Welcome to the second in my series of blogs analysing the games and predicting the futures of selected Tour Pros. This week I take a look at the ladies game, focusing on American Solheim Cup player Michelle Wie.
Wie is a fascinating subject. Bursting onto the scene as a precocious, smooth swinging, long-hitting teenager the media built her up to dominate the Women’s game. Wie competed in multiple mens events as a teenager including the Sony Open in 2004 at the tender age of 14 in her native state of Hawaii where a second round of 68 (the lowest ever by a female in a men’s tour event) led to a missed cut by a single stroke.
Sadly injuries and putting struggles took a toll on the development of Wie’s game before a stirring victory in the 2014 US Women’s Open at Pinehurst reignited interest in the former teen phenom. Wie continues to ply her trade near the top of the Women’s game on the LPGA Tour but has yet to add to her major wins.
The Hawaiian attracts a huge amount of interest off the course. With a creative personality and keen interests in art and fashion, Wie has a huge social media following and is a key face in the powerful Nike athlete stable.
Returning to her golf, the stats illustrate an interesting development in her game:
Distance (yds) Fairways GIR Score Putting Sandsaves Money List
- 2018 260 67% 72% 70.5 29.2 36% 12
- 2017 260 73% 72% 70.5 29.6 53% 19
- 2016 262 56% 63% 73.0 30.0 53% 105
- 2015 257 61% 69% 71.9 30.3 43% 49
- 2014 257 67% 77% 69.8 29.9 48% 4
- 2013 254 62% 69% 71.7 29.9 48% 41
- 2012 269 53% 66% 73.5 31.2 40% 64
- 2011 268 53% 65% 74.2 30.6 42% 18
- 2010 275 54% 73% 71.3 30.7 39% 9
- 2009 269 58% 70% 70.6 29.6 42% 14
Close analysis of the stats reveals that when she came onto Tour in 2009, Wie possessed a game that closely resembled the figures on the men’s tour – a focus on driving distance (270yds+) over accuracy (50% fairways) contributing to 70%+ GIR.
As she has got older and perhaps niggling injuries have had an effect, Wie has transitioned her game. Despite improvements in equipment technology, she has lost around 15 yards average driving distance, but is hitting 15% more fairways. Since 2017, she has returned consistent GIR stats to match her best ever in this category.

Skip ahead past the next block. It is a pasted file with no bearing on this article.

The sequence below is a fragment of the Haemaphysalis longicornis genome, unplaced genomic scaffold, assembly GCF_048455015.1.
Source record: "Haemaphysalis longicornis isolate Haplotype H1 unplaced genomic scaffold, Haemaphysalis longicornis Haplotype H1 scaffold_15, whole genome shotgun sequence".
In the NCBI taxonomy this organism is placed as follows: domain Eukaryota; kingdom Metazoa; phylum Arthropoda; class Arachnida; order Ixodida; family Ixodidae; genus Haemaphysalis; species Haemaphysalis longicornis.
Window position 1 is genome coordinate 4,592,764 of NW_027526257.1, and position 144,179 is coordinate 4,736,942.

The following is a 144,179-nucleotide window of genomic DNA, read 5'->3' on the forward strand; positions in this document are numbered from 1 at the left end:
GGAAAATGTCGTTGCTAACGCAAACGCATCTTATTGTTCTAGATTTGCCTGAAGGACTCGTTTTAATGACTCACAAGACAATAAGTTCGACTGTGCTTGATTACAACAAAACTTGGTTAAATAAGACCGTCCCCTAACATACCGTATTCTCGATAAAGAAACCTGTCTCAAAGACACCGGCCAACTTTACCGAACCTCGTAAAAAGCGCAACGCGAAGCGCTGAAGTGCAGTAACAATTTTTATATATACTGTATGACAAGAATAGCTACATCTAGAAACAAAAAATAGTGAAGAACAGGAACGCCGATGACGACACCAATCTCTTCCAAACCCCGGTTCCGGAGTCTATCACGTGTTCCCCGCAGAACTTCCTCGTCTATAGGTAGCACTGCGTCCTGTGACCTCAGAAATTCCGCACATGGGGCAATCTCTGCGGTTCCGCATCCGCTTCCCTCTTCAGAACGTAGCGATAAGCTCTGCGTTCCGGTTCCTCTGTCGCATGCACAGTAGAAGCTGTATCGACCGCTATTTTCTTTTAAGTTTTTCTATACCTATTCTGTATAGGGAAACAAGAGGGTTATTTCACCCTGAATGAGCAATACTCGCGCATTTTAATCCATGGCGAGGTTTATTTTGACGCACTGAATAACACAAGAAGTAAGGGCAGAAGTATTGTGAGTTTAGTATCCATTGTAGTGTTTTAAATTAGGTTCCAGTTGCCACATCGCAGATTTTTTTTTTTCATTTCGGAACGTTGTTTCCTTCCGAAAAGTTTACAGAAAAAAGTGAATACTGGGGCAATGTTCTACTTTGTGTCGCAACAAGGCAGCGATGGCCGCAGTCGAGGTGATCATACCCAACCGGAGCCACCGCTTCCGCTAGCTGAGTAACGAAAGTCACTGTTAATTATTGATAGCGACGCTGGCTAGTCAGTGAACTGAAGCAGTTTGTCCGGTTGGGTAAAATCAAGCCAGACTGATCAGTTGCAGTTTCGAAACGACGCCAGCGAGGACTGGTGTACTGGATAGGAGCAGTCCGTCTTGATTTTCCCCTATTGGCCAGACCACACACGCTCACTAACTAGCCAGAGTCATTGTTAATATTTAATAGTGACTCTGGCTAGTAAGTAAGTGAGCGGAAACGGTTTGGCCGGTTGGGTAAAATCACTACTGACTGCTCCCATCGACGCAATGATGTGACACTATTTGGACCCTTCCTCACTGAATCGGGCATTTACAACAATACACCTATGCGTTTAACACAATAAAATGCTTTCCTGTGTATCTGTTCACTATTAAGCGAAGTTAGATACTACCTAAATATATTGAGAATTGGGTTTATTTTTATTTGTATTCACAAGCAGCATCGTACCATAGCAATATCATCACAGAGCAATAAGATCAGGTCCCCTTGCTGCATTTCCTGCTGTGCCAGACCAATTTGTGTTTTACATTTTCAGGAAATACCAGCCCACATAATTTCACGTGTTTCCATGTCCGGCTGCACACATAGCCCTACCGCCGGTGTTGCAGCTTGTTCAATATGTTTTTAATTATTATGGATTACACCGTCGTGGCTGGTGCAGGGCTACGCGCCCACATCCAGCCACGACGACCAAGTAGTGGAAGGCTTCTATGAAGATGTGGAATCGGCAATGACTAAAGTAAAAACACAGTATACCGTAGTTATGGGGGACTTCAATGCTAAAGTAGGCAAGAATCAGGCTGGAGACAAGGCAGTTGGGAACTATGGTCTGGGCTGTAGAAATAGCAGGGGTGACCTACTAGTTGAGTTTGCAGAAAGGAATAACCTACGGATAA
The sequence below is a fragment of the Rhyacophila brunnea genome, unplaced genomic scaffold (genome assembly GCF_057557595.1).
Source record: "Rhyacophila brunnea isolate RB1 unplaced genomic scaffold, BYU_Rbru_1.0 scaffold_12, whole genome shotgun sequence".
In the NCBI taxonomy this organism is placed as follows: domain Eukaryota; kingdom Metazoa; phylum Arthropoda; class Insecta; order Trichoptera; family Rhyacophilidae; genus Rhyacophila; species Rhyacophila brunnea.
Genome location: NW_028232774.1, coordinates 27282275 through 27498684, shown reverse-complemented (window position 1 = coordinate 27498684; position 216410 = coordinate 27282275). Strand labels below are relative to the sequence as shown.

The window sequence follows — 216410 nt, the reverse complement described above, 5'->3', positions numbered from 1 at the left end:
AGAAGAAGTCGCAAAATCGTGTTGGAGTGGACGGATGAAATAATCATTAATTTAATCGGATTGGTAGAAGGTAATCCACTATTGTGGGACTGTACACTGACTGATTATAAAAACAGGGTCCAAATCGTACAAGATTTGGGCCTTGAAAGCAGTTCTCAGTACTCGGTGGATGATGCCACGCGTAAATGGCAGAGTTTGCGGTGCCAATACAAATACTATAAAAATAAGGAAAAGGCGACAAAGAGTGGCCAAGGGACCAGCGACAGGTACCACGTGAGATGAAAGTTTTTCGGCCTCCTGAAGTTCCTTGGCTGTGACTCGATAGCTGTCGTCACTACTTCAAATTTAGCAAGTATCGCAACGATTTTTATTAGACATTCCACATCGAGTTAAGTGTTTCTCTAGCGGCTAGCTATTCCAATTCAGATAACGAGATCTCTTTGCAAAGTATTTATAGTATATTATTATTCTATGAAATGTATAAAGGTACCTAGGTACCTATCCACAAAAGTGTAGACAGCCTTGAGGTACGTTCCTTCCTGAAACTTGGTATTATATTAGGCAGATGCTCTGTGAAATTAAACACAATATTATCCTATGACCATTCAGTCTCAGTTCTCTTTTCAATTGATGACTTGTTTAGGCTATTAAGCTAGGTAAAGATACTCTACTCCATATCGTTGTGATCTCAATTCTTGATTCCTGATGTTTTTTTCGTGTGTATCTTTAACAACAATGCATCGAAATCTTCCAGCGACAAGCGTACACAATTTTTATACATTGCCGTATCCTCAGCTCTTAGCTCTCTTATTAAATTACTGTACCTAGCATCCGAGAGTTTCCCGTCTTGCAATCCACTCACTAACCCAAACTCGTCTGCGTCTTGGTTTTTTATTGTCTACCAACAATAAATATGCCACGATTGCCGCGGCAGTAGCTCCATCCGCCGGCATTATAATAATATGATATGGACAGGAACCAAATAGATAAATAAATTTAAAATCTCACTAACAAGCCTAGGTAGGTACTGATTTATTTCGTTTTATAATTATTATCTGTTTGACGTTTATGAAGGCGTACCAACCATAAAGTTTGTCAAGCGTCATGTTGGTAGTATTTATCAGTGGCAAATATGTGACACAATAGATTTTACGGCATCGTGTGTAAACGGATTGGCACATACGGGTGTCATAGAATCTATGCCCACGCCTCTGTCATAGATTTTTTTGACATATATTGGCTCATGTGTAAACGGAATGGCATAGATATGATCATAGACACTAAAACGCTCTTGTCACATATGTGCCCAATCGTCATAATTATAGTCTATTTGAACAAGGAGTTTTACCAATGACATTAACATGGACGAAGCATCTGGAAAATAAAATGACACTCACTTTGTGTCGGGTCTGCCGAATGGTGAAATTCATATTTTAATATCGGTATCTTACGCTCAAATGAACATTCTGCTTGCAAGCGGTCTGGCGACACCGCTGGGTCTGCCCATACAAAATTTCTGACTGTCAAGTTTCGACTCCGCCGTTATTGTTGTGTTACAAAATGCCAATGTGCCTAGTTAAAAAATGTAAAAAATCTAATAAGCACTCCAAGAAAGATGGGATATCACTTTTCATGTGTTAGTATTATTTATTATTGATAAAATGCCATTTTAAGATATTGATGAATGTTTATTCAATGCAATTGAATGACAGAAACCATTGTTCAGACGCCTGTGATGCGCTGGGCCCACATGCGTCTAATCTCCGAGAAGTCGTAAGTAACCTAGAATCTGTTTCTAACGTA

The changes in Wie’s technique demonstrate perfectly the reasons for the transition in her game:
Very few players at the top level seem to tinker and change their techniques as often as Wie. Perhaps only Rickie Fowler on the mens side is comparable. Every week there seems to be a noticeable alteration to her swing and/or putting stroke. Her long-time coach David Leadbetter readily admits that he gets frustrated as Wie’s creative side seems to prevent her from sticking to one method for too long.
I have picked some key areas that have changed to demonstrate the trade-offs that Wie has made to gain accuracy at the cost of distance.
On the left, the natural, relaxed set-up from 2004 was the pre-cursor to the loose, athletic and powerful motion she employed at the time. The photo on the right is from 2018 and shows a more angular, rigid address position designed to limit the range of motion that she achieves in the swing and promote consistency.
At the top of the backswing in 2003 (left) you can see a huge turn of the shoulders and hips to create a huge amount of torque to release through the ball. By comparison, the up to date photo on the right sees a very restricted turn and very little weight transfer to the right side. The club is in a much shorter position and everything looks ‘tighter’.
This is the position in the swing that perhaps demonstrates the changes better than anything, with the super flexible, loose limbed action (left) replaced with the more controlled finish she now employs on the right.
Wie went through some well documented putting troubles in 2012 and has devised some creative ways to overcome these demons. For a couple of years, she utilised a unique ‘table-top’ posture:
These days, Wie emphasises her unique, quirky personality by seemingly employing different set-ups to her putts depending on her mood, from conventional, to cross-handed, to the claw-grip, to variations of the table-top.:
You would think this lack of consistency would be harmful, but 2018 sees Wie currently enjoying her best putting stats ever.
Michelle Wie is a very difficult player to predict. She is definitely super-talented and works so hard at her game. She has struggled with injuries which could return to restrict her future career. Part of me thinks that she has the type of personality to suddenly grow restless and move on to be successful at something other than golf.
I have to admit that I preferred the look of Wie’s swing from her early days on Tour – such great tempo and power. The stats show however, that Wie’s current game is strong. If she can raise her short game up just a little (particularly bunker play) then more major victories could await.
Whatever the future holds for Michelle Wie, like her career so far, it is sure to be fun to watch.